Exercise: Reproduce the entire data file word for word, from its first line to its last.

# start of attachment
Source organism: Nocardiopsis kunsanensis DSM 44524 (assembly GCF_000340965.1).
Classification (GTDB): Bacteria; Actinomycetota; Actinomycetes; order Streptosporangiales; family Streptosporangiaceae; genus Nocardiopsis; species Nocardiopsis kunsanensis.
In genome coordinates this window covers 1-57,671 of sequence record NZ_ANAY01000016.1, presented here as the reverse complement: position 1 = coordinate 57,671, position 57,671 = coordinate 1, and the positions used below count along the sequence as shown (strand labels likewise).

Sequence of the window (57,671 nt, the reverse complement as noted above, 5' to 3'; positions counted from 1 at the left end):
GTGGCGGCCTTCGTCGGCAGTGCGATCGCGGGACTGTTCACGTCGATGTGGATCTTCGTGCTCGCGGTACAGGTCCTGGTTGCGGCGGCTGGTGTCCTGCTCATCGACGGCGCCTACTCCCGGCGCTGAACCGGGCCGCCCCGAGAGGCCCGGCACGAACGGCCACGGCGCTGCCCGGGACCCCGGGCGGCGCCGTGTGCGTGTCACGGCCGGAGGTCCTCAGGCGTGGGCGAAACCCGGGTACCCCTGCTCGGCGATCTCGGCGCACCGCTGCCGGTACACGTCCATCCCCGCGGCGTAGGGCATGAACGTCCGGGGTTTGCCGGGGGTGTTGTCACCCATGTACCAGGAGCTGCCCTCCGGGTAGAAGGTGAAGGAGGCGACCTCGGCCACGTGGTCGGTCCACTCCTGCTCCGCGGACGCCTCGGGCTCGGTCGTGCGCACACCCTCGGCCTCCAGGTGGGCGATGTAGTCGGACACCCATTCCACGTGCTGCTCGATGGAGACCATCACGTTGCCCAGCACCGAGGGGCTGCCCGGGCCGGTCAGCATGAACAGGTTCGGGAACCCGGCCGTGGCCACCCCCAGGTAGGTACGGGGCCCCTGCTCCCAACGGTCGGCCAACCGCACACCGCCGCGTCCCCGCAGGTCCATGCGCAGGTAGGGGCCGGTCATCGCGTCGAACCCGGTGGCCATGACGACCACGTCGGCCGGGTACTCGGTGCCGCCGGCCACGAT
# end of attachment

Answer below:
Source organism: Nocardiopsis kunsanensis DSM 44524 (assembly GCF_000340965.1).
Classification (GTDB): Bacteria; Actinomycetota; Actinomycetes; order Streptosporangiales; family Streptosporangiaceae; genus Nocardiopsis; species Nocardiopsis kunsanensis.
In genome coordinates this window covers 1-57,671 of sequence record NZ_ANAY01000016.1, presented here as the reverse complement: position 1 = coordinate 57,671, position 57,671 = coordinate 1, and the positions used below count along the sequence as shown (strand labels likewise).

Sequence of the window (57,671 nt, the reverse complement as noted above, 5' to 3'; positions counted from 1 at the left end):
GTGGCGGCCTTCGTCGGCAGTGCGATCGCGGGACTGTTCACGTCGATGTGGATCTTCGTGCTCGCGGTACAGGTCCTGGTTGCGGCGGCTGGTGTCCTGCTCATCGACGGCGCCTACTCCCGGCGCTGAACCGGGCCGCCCCGAGAGGCCCGGCACGAACGGCCACGGCGCTGCCCGGGACCCCGGGCGGCGCCGTGTGCGTGTCACGGCCGGAGGTCCTCAGGCGTGGGCGAAACCCGGGTACCCCTGCTCGGCGATCTCGGCGCACCGCTGCCGGTACACGTCCATCCCCGCGGCGTAGGGCATGAACGTCCGGGGTTTGCCGGGGGTGTTGTCACCCATGTACCAGGAGCTGCCCTCCGGGTAGAAGGTGAAGGAGGCGACCTCGGCCACGTGGTCGGTCCACTCCTGCTCCGCGGACGCCTCGGGCTCGGTCGTGCGCACACCCTCGGCCTCCAGGTGGGCGATGTAGTCGGACACCCATTCCACGTGCTGCTCGATGGAGACCATCACGTTGCCCAGCACCGAGGGGCTGCCCGGGCCGGTCAGCATGAACAGGTTCGGGAACCCGGCCGTGGCCACCCCCAGGTAGGTACGGGGCCCCTGCTCCCAACGGTCGGCCAACCGCACACCGCCGCGTCCCCGCAGGTCCATGCGCAGGTAGGGGCCGGTCATCGCGTCGAACCCGGTGGCCATGACGACCACGTCGGCCGGGTACTCGGTGCCGCCGGCCACGAT